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World-leaders in Augmentative and Alternative Communication

The Penn State program in augmentative and alternative communication (AAC) works to advance knowledge and improve outcomes for individuals who require AAC. Projects range from basic research to clinical evaluation to implementation science.

Research is published in high-quality, peer-reviewed journals and presented at state, national and international conferences to promote the translation of research to practice.

Janice Light works with a client and their AAC device

Augmentative and Alternative Communication (AAC) Laboratory

Principal Investigator: Janice Light, Ph.D.

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Studying AAC interventions and technologies to enhance the language development, literacy learning, and communicative competence of individuals with complex communication needs

The AAC lab supports a wide array of activities to improve outcomes for the estimated 5 million Americans, 97 million people worldwide, who have such complex disabilities that they cannot rely on conventional channels of spoken and written communication.

We conduct: research to advance knowledge; development to improve AAC assistive technologies; training to build capacity in the field; and dissemination to support the translation of research to evidence-based practice. Our mission is to enhance communication, increase participation, and improve quality of life for individuals with complex communication needs including children and adults with developmental disabilities (e.g., autism spectrum disorder, cerebral palsy, Down syndrome, etc.), acquired conditions (e.g., traumatic brain injury, spinal cord injury, stroke, etc.), degenerative conditions (e.g., ALS, muscular dystrophy, dementia), and temporary conditions (e.g., those who are intubated due to COVID).

Our work is supported by a wide range of externally funded research and training grants. We are the lead agency for the federally funded Rehabilitation Engineering Research Center on Augmentative and Alternative Communication (The RERC on AAC), a national center for AAC research, development, training, and dissemination. 


Working with a child on the use of AAC

Augmentative and Alternative Communication (AAC) and Developmental Disabilities Laboratory

Principal Investigator: Kathryn D. R. Drager, Ph.D., CCC-SLP

Studying AAC, Autism, Intervention with Individuals with Severe Disabilities, Low-Resource Communities and Contexts

This lab houses projects that seek to improve the lives of individuals with disabilities of all ages, with an emphasis on school-age children, adolescents, and adults with developmental disabilities, including autism. A particular focus is on daily experiences of individuals and families, and on interventions that can be implemented within daily life.

Studies in this laboratory also examine applications for people within low-resource communities, where technological solutions may not be readily available, including in low- and middle-income countries. The lab is equipped with digital audio and video recording and editing capability.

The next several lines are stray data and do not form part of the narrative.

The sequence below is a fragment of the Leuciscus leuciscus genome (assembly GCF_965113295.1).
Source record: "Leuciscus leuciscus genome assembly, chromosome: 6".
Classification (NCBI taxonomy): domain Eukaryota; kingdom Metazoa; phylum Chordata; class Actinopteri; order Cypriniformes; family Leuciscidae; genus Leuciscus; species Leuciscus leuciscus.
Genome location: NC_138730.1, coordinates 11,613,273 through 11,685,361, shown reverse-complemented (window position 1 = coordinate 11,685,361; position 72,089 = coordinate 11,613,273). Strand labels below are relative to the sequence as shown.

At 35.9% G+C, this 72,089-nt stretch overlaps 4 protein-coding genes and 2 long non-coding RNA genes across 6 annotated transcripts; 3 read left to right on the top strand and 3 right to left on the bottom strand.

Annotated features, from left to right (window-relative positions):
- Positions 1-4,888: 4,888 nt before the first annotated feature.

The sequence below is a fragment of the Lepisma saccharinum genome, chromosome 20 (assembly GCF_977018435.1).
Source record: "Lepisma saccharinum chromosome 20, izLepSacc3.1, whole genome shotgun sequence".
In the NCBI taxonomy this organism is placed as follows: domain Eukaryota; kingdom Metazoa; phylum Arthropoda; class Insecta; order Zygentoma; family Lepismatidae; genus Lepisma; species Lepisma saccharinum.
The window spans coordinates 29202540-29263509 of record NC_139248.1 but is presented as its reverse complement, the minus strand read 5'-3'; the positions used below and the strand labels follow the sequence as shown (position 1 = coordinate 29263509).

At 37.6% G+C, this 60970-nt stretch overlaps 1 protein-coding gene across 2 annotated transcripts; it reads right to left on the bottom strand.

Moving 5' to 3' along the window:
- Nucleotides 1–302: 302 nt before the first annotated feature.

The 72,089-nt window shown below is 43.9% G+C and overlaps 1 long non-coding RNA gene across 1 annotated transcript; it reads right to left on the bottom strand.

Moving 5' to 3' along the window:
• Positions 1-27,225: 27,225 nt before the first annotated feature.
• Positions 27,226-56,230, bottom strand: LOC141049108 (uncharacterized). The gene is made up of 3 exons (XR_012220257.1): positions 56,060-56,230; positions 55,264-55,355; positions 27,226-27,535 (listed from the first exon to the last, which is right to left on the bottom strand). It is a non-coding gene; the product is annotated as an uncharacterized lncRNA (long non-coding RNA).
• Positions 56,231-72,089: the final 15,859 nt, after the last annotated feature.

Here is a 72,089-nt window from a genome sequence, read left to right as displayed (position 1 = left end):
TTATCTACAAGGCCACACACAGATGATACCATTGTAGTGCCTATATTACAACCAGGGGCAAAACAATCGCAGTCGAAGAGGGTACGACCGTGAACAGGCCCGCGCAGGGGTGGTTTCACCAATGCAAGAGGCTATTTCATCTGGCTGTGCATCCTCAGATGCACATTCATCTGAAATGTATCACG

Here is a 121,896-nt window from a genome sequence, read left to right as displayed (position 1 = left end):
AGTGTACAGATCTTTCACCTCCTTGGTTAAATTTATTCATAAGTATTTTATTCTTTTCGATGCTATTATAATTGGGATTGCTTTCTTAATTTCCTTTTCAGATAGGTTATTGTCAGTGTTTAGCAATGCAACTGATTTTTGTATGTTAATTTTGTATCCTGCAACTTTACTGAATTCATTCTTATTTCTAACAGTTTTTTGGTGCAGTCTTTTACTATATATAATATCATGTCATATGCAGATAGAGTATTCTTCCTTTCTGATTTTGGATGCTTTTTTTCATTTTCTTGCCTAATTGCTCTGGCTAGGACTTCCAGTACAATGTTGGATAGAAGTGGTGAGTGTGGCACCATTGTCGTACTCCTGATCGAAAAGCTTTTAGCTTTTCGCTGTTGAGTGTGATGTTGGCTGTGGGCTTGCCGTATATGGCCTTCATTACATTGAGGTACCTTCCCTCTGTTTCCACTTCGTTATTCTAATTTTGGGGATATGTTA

child smiles while looking at a book

Augmentative and Alternative Communication (AAC) and Literacy Lab

Principal Investigator: Jessica Caron, Ph.D., CCC-SLP

Studying AAC, Literacy, Training Supports, and Implementation Science

This lab houses state of the art AAC technology designed to support individuals with complex communication needs. Video equipment and computers are also available and equipped for analyzing and editing video. Testing instruments for assessing language, communication, and literacy is also available.  
Research in the laboratory focuses on improving communication and literacy outcomes for individuals with a range of disabilities, including children, adolescents, and adults.  
Specifically, the ongoing research projects in this laboratory are investigating implementation science variables related to the: (a) development of evidence-based literacy practices for individuals who use AAC, (b) knowledge transfer and training of evidence-based practices to relevant stakeholders, and (c) variables that support sustained and larger-scale implementation of adapted literacy instruction for individuals who have limited or no speech.

eye tracking research

Laboratory for the Study of Visual Supports in Communication and Education

Principal Investigator: Krista Wilkinson, Ph.D.

Studying communication/language in developmental and intellectual disabilities, visual-perceptual processes, eyetracking

This lab seeks to improve the effectiveness of visual supports used in communication intervention for individuals with developmental and intellectual disabilities. Many such children use visual schedules, calendars, or communication books that have pictures of upcoming activities, desired foods, friends, or favorite social activities. The studies in this laboratory examine how systematic consideration of the construction of these displays (placement and color of the symbols on the aid, for instance) might influence functional communication or learning outcomes. The research includes basic studies of visual processing conducted within the laboratory as well as applied instructional procedures embedded within storybook reading activities that take place in children’s homes or schools. Future planned studies include neuro-imaging studies that will allow us to examine brain responses to the visual communication symbols presented on the displays.